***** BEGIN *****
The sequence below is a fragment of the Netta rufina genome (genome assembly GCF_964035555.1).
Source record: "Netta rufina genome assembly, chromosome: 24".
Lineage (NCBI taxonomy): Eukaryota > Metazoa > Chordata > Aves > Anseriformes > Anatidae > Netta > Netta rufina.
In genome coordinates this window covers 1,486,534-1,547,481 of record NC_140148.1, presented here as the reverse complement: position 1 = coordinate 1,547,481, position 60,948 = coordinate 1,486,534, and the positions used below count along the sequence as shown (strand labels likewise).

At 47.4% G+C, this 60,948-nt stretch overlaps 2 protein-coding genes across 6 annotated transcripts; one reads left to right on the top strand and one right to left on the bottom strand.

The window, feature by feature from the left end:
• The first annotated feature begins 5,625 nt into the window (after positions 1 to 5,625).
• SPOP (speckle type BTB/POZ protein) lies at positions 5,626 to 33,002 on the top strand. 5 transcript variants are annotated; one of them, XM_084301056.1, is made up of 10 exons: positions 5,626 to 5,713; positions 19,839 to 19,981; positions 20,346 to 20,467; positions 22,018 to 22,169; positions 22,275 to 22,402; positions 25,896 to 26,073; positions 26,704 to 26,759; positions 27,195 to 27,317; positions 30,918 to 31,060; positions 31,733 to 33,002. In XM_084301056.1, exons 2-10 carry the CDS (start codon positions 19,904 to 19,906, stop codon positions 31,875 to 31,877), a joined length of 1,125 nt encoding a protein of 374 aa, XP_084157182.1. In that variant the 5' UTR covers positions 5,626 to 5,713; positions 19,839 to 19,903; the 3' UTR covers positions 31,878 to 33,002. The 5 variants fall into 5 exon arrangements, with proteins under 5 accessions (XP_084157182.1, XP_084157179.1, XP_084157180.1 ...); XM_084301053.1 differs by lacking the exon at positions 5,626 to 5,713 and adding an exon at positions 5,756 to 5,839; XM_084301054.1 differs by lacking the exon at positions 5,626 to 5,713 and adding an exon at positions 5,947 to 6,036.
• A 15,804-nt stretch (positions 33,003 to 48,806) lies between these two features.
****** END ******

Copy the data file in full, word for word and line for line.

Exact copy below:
The sequence below is a fragment of the Netta rufina genome (genome assembly GCF_964035555.1).
Source record: "Netta rufina genome assembly, chromosome: 24".
Lineage (NCBI taxonomy): Eukaryota > Metazoa > Chordata > Aves > Anseriformes > Anatidae > Netta > Netta rufina.
In genome coordinates this window covers 1,486,534-1,547,481 of record NC_140148.1, presented here as the reverse complement: position 1 = coordinate 1,547,481, position 60,948 = coordinate 1,486,534, and the positions used below count along the sequence as shown (strand labels likewise).

At 47.4% G+C, this 60,948-nt stretch overlaps 2 protein-coding genes across 6 annotated transcripts; one reads left to right on the top strand and one right to left on the bottom strand.

The window, feature by feature from the left end:
• The first annotated feature begins 5,625 nt into the window (after positions 1 to 5,625).
• SPOP (speckle type BTB/POZ protein) lies at positions 5,626 to 33,002 on the top strand. 5 transcript variants are annotated; one of them, XM_084301056.1, is made up of 10 exons: positions 5,626 to 5,713; positions 19,839 to 19,981; positions 20,346 to 20,467; positions 22,018 to 22,169; positions 22,275 to 22,402; positions 25,896 to 26,073; positions 26,704 to 26,759; positions 27,195 to 27,317; positions 30,918 to 31,060; positions 31,733 to 33,002. In XM_084301056.1, exons 2-10 carry the CDS (start codon positions 19,904 to 19,906, stop codon positions 31,875 to 31,877), a joined length of 1,125 nt encoding a protein of 374 aa, XP_084157182.1. In that variant the 5' UTR covers positions 5,626 to 5,713; positions 19,839 to 19,903; the 3' UTR covers positions 31,878 to 33,002. The 5 variants fall into 5 exon arrangements, with proteins under 5 accessions (XP_084157182.1, XP_084157179.1, XP_084157180.1 ...); XM_084301053.1 differs by lacking the exon at positions 5,626 to 5,713 and adding an exon at positions 5,756 to 5,839; XM_084301054.1 differs by lacking the exon at positions 5,626 to 5,713 and adding an exon at positions 5,947 to 6,036.
• A 15,804-nt stretch (positions 33,003 to 48,806) lies between these two features.